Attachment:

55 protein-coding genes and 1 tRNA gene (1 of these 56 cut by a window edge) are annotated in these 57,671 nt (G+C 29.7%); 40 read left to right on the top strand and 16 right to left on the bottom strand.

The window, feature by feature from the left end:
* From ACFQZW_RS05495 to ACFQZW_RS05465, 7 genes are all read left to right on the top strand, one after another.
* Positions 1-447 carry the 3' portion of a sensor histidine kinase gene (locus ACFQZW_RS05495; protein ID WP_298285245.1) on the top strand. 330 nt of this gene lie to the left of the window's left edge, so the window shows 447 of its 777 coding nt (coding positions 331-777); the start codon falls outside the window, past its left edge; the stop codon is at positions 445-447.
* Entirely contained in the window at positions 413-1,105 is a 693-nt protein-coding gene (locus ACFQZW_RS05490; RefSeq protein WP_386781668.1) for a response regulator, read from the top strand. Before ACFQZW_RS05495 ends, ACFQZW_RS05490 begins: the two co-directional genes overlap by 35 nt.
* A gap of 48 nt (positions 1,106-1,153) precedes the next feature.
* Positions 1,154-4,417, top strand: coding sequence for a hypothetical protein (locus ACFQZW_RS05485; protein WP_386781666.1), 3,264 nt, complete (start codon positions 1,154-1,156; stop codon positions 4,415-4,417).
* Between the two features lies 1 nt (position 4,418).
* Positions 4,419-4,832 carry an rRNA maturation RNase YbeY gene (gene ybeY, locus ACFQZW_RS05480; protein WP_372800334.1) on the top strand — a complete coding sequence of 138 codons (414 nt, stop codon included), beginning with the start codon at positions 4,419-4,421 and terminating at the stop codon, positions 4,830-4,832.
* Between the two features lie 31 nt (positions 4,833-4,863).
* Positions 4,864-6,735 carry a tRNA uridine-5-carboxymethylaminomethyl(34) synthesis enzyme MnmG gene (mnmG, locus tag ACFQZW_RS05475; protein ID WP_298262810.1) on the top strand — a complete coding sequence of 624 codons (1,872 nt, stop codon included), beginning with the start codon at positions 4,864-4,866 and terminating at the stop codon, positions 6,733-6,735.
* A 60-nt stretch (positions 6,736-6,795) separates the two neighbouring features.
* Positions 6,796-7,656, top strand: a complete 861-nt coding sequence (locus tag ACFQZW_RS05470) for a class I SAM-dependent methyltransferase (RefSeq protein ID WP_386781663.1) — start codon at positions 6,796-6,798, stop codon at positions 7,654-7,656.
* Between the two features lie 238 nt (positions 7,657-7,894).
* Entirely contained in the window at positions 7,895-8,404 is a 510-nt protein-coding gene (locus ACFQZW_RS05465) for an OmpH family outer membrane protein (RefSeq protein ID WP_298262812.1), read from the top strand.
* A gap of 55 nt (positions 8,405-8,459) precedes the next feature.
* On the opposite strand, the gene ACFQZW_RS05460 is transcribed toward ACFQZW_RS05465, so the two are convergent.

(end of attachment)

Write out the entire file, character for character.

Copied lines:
55 protein-coding genes and 1 tRNA gene (1 of these 56 cut by a window edge) are annotated in these 57,671 nt (G+C 29.7%); 40 read left to right on the top strand and 16 right to left on the bottom strand.

The window, feature by feature from the left end:
* From ACFQZW_RS05495 to ACFQZW_RS05465, 7 genes are all read left to right on the top strand, one after another.
* Positions 1-447 carry the 3' portion of a sensor histidine kinase gene (locus ACFQZW_RS05495; protein ID WP_298285245.1) on the top strand. 330 nt of this gene lie to the left of the window's left edge, so the window shows 447 of its 777 coding nt (coding positions 331-777); the start codon falls outside the window, past its left edge; the stop codon is at positions 445-447.
* Entirely contained in the window at positions 413-1,105 is a 693-nt protein-coding gene (locus ACFQZW_RS05490; RefSeq protein WP_386781668.1) for a response regulator, read from the top strand. Before ACFQZW_RS05495 ends, ACFQZW_RS05490 begins: the two co-directional genes overlap by 35 nt.
* A gap of 48 nt (positions 1,106-1,153) precedes the next feature.
* Positions 1,154-4,417, top strand: coding sequence for a hypothetical protein (locus ACFQZW_RS05485; protein WP_386781666.1), 3,264 nt, complete (start codon positions 1,154-1,156; stop codon positions 4,415-4,417).
* Between the two features lies 1 nt (position 4,418).
* Positions 4,419-4,832 carry an rRNA maturation RNase YbeY gene (gene ybeY, locus ACFQZW_RS05480; protein WP_372800334.1) on the top strand — a complete coding sequence of 138 codons (414 nt, stop codon included), beginning with the start codon at positions 4,419-4,421 and terminating at the stop codon, positions 4,830-4,832.
* Between the two features lie 31 nt (positions 4,833-4,863).
* Positions 4,864-6,735 carry a tRNA uridine-5-carboxymethylaminomethyl(34) synthesis enzyme MnmG gene (mnmG, locus tag ACFQZW_RS05475; protein ID WP_298262810.1) on the top strand — a complete coding sequence of 624 codons (1,872 nt, stop codon included), beginning with the start codon at positions 4,864-4,866 and terminating at the stop codon, positions 6,733-6,735.
* A 60-nt stretch (positions 6,736-6,795) separates the two neighbouring features.
* Positions 6,796-7,656, top strand: a complete 861-nt coding sequence (locus tag ACFQZW_RS05470) for a class I SAM-dependent methyltransferase (RefSeq protein ID WP_386781663.1) — start codon at positions 6,796-6,798, stop codon at positions 7,654-7,656.
* Between the two features lie 238 nt (positions 7,657-7,894).
* Entirely contained in the window at positions 7,895-8,404 is a 510-nt protein-coding gene (locus ACFQZW_RS05465) for an OmpH family outer membrane protein (RefSeq protein ID WP_298262812.1), read from the top strand.
* A gap of 55 nt (positions 8,405-8,459) precedes the next feature.
* On the opposite strand, the gene ACFQZW_RS05460 is transcribed toward ACFQZW_RS05465, so the two are convergent.